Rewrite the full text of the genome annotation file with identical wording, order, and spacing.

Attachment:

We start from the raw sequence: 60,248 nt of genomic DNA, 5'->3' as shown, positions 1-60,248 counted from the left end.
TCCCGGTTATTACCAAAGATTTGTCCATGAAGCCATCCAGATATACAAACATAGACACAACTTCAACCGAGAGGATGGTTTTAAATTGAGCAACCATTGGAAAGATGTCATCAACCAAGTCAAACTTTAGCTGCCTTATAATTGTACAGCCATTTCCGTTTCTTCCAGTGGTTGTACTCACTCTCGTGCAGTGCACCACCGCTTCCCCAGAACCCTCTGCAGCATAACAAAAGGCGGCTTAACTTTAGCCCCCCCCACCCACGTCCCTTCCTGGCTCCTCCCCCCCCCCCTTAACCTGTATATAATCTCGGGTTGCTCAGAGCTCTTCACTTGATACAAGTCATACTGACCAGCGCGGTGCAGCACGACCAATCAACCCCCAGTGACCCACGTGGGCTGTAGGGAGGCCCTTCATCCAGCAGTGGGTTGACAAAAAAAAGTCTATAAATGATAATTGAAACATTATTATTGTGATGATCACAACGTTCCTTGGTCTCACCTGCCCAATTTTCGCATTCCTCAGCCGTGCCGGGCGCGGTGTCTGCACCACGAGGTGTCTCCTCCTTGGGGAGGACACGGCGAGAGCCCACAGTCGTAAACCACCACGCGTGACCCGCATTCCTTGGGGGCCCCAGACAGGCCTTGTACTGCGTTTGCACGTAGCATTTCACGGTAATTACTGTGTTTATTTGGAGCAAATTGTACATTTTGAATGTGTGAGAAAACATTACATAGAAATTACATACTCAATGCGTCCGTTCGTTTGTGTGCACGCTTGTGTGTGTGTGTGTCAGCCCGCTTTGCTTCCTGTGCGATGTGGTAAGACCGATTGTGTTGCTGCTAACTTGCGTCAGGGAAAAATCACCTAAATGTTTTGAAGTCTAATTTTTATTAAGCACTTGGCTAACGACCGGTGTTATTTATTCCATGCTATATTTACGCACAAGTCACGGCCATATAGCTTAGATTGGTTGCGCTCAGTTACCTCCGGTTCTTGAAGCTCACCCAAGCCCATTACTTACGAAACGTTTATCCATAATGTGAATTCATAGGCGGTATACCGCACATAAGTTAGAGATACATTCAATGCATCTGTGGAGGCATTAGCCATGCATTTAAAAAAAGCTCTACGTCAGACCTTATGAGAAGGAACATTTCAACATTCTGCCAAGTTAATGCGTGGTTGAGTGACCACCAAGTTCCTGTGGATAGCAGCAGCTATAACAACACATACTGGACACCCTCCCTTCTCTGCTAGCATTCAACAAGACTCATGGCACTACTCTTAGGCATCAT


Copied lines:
We start from the raw sequence: 60,248 nt of genomic DNA, 5'->3' as shown, positions 1-60,248 counted from the left end.
TCCCGGTTATTACCAAAGATTTGTCCATGAAGCCATCCAGATATACAAACATAGACACAACTTCAACCGAGAGGATGGTTTTAAATTGAGCAACCATTGGAAAGATGTCATCAACCAAGTCAAACTTTAGCTGCCTTATAATTGTACAGCCATTTCCGTTTCTTCCAGTGGTTGTACTCACTCTCGTGCAGTGCACCACCGCTTCCCCAGAACCCTCTGCAGCATAACAAAAGGCGGCTTAACTTTAGCCCCCCCCACCCACGTCCCTTCCTGGCTCCTCCCCCCCCCCCTTAACCTGTATATAATCTCGGGTTGCTCAGAGCTCTTCACTTGATACAAGTCATACTGACCAGCGCGGTGCAGCACGACCAATCAACCCCCAGTGACCCACGTGGGCTGTAGGGAGGCCCTTCATCCAGCAGTGGGTTGACAAAAAAAAGTCTATAAATGATAATTGAAACATTATTATTGTGATGATCACAACGTTCCTTGGTCTCACCTGCCCAATTTTCGCATTCCTCAGCCGTGCCGGGCGCGGTGTCTGCACCACGAGGTGTCTCCTCCTTGGGGAGGACACGGCGAGAGCCCACAGTCGTAAACCACCACGCGTGACCCGCATTCCTTGGGGGCCCCAGACAGGCCTTGTACTGCGTTTGCACGTAGCATTTCACGGTAATTACTGTGTTTATTTGGAGCAAATTGTACATTTTGAATGTGTGAGAAAACATTACATAGAAATTACATACTCAATGCGTCCGTTCGTTTGTGTGCACGCTTGTGTGTGTGTGTGTCAGCCCGCTTTGCTTCCTGTGCGATGTGGTAAGACCGATTGTGTTGCTGCTAACTTGCGTCAGGGAAAAATCACCTAAATGTTTTGAAGTCTAATTTTTATTAAGCACTTGGCTAACGACCGGTGTTATTTATTCCATGCTATATTTACGCACAAGTCACGGCCATATAGCTTAGATTGGTTGCGCTCAGTTACCTCCGGTTCTTGAAGCTCACCCAAGCCCATTACTTACGAAACGTTTATCCATAATGTGAATTCATAGGCGGTATACCGCACATAAGTTAGAGATACATTCAATGCATCTGTGGAGGCATTAGCCATGCATTTAAAAAAAGCTCTACGTCAGACCTTATGAGAAGGAACATTTCAACATTCTGCCAAGTTAATGCGTGGTTGAGTGACCACCAAGTTCCTGTGGATAGCAGCAGCTATAACAACACATACTGGACACCCTCCCTTCTCTGCTAGCATTCAACAAGACTCATGGCACTACTCTTAGGCATCAT